Over the last number of years, quality knitting magazines and books have occasionally dealt with the issue of fitting hand knits to the larger figure. Bigger people are proportioned differently; knits made to fit need to be designed to accommodate necklines, bust, shoulders, arms. The design has to be customized to flatter a round or curvy figure; these knits are not hanging from rake-thin shoulders draped over a flat board of a chest. As a biggish sort of person who is tall as well as large, I welcome "Big Girl Knits" as a great help to anyone who wants to knit something that fits a big girl.
So how well does "Big Girl Knits" fit the bill? There is an introduction by Wendy Shanker (author of "The Fat Girl's Guide to Life") about her own difficulties finding ponchos to fit her 18-20 size body. Then the first section deals with considerations when knitting for someone who is generously sized. For example, you are going to be using more yarn, in some cases, a lot of yarn. So, consider how heavy that yarn is because the weight of the garment may not be pleasing. Likewise, yarn is not inexpensive, so using extra amounts of a pricey yarn may be a bad idea for something you don't plan to wear for years. The section goes on to explain the "B3" system (boobs, belly and butt) and how to choose a design based on what is emphasized in your figure. The authors discuss hemlines, flattering lengths, good necklines and hiplines. There is a section of top ten list of things you might want to knit:
1. Sweaters that skim the body, flattering your curves
2. Wrap sweaters (again, they show off pretty curves)
3. Fine gauge yarns, reduce bulk, skim the body
4. V-necks--great vertical line to distract the eye and flaunt the cleavage if you choose,
5. Shaped sweaters (see 1 and 2)
6. Sweaters that end before or after the widest bits. (If you land ON the big bits, it makes them seem bigger.)
7. Vertical elements--again, draw the eye up and down not round and round.
8. Details that emphasize the "parts of you that are excellent."
9. Colors that make you happy. Black is good for chadoors. Black does not make you look thin--a myth. Choose a color that flatters you or that you love.
10. Knit what you love--if you want a corset sweater, knit it. If you hate cables, don't knit them!
The first chapter ends with a comprehensive measurement section on how to measure, what to measure and how to adjust patterns based on your measurements. Much space is given to short rows, partial rows of knitting that add shaping much the way darts on sewing do--and make a flat piece become three-dimensional to fit your shape.
Now to the patterns. The book is sectioned into:
Cardigans and Coats
Tanks and Tees
Bottoms (pants, skirts)
Accessories (bags, socks, gloves) and there is a reading list, abbreviation list and shopping guide to follow the patterns.
What ABOUT those patterns? There are 25 of them, and I am going to ding some of them--I didn't like them all, but don't despair; this book has incredible value whether or not you knit anything at all the way it's presented here. The colors were not ones I found exciting; in some cases, I think they were chosen to photograph the detail rather than to flatter the wearer. This made the picture clear to see detail of the garment, but the colors were not pleasing (ie, the wrap sweater, very lovely shape but in a dull, nasty gray.) You will have to imagine that sweater in YOUR favorite color (a ballerina pink? luscious grape?) The shapes are diagrammed well so you can design your own and not use the trim or other decorative elements if you don't like them. There were many things I didn't admire, but the shape diagram would let me design my own easily enough. Some of the styles were goofy to me (but they will please the fashion-adventuresome) and of course not all patterns suit all body types. The good thing about the "goofy" patterns is that this is not a boring vanilla book but will excite the young knitters that are revitalizing the craft.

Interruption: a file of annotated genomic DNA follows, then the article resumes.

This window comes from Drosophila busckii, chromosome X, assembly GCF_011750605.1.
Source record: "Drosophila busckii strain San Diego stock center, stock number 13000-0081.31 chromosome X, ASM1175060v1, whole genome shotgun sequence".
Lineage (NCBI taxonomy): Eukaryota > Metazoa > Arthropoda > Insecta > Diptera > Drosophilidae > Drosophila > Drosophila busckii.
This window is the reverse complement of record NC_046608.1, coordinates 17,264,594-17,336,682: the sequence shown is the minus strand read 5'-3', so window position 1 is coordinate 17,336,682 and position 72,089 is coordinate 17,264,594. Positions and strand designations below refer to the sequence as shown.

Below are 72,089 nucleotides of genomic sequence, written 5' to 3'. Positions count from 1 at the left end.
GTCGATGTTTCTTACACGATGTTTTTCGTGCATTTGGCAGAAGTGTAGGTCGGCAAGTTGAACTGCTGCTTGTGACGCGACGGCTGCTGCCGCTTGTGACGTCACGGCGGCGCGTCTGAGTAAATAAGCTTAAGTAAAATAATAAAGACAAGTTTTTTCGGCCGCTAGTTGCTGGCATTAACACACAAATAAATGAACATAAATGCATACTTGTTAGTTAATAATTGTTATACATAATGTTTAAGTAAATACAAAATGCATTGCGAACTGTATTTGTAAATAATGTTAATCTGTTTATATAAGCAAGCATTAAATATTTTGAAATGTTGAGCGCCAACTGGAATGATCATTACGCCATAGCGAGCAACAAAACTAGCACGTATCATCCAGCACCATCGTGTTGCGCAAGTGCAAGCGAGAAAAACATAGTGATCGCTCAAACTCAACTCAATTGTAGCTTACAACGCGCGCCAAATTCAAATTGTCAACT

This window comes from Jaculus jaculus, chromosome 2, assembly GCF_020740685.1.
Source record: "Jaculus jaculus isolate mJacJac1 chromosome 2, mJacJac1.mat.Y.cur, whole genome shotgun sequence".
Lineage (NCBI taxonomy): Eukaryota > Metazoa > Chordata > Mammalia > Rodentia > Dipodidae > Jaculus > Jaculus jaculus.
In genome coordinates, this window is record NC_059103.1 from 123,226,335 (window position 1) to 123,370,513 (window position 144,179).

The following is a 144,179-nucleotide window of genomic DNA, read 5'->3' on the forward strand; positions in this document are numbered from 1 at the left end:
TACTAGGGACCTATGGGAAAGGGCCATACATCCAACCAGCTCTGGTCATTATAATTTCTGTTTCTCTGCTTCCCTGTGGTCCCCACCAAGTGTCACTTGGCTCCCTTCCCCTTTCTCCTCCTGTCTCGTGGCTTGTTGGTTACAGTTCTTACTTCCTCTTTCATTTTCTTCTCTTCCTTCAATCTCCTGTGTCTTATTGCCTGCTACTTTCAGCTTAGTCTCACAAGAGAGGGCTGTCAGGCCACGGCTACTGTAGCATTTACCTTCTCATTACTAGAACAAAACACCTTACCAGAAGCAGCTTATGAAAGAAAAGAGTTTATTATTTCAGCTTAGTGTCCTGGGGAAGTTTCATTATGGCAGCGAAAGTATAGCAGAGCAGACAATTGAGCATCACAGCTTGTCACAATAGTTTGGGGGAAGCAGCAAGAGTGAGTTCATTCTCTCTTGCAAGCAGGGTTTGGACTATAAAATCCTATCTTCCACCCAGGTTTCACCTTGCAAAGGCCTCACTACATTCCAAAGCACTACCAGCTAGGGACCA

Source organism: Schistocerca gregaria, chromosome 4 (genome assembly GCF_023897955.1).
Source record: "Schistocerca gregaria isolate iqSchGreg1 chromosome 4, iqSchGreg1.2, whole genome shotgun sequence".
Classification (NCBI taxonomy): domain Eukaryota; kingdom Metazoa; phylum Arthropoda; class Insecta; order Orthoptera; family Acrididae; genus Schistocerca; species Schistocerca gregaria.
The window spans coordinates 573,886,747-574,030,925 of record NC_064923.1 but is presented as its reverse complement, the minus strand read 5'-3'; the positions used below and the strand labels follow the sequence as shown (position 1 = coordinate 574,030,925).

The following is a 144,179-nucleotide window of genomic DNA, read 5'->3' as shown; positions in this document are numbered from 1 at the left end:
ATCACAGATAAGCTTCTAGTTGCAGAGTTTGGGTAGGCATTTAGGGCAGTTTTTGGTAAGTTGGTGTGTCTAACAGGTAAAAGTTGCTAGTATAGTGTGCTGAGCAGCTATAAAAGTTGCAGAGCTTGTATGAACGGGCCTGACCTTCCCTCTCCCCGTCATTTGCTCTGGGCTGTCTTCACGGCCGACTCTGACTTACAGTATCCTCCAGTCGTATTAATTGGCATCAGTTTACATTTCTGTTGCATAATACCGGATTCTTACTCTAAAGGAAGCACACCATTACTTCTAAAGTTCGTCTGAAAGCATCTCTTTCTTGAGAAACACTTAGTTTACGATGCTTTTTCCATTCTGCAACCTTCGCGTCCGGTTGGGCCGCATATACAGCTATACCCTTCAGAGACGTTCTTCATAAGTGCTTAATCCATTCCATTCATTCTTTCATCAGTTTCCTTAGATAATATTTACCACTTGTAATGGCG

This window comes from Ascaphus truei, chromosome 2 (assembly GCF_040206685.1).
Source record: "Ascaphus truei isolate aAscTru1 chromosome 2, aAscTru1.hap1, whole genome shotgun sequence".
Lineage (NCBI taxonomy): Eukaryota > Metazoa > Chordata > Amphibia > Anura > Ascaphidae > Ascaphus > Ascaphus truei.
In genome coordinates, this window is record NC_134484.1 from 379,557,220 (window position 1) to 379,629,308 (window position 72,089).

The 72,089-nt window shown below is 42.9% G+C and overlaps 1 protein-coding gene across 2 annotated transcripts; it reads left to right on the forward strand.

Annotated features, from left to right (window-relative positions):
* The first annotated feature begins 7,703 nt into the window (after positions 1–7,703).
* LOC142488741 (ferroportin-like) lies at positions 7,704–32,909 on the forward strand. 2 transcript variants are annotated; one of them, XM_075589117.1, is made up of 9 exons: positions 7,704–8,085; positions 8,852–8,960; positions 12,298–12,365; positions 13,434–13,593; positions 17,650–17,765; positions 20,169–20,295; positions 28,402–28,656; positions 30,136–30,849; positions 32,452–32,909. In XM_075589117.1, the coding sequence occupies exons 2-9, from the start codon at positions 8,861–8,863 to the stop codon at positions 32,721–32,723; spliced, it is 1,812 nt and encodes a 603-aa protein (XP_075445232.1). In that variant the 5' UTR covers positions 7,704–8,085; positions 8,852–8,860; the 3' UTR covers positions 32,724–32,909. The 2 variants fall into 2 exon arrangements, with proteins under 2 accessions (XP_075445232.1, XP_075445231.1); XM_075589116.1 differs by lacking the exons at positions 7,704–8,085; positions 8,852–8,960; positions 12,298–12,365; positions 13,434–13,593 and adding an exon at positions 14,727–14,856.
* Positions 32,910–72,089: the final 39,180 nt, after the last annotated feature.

I did really like a v-patterned cardigan with a striped chevron front. The colors were like Joseph's coat and the v-shape would flatter any wearer. I also adored a skirt (chevron patterned again to drag the eye away from the butt line) and there are YOGA PANTS. HELLO! Have you tried to find yoga gear in large sizes (except for big sweat pants?) These lovely loose pants could be knit in a light hemp or silk blend yarn and they look drapey and elegant as well as comfortable.
The shapes are varied; there is a top with a directionally-knitted v-neck that is very sexy, and a strange tee-shirt of hemp with a lot of Shar-pei folds and laced shoulders. The coats, even if not knit in yarns I loved, are useful for shape and proportion. These could be knit in a variety of yarns for a beautiful Spring or Autumn jacket.
What would I knit? The chevron cardigan, the wrap sweater for sure, the pants and maybe one of the tanks. Would I recommend this book to another Big Gal? Yes, I absolutely would. Despite the fact I didn't like some of the designs, there is SO MUCH in this book that is useful and adaptable for the ample figured knitter that I think this book will be flying off the shelves and staying put as a new classic of knitting. Thanks, Jillian and Amy, for putting together a valuable book for Big Girls.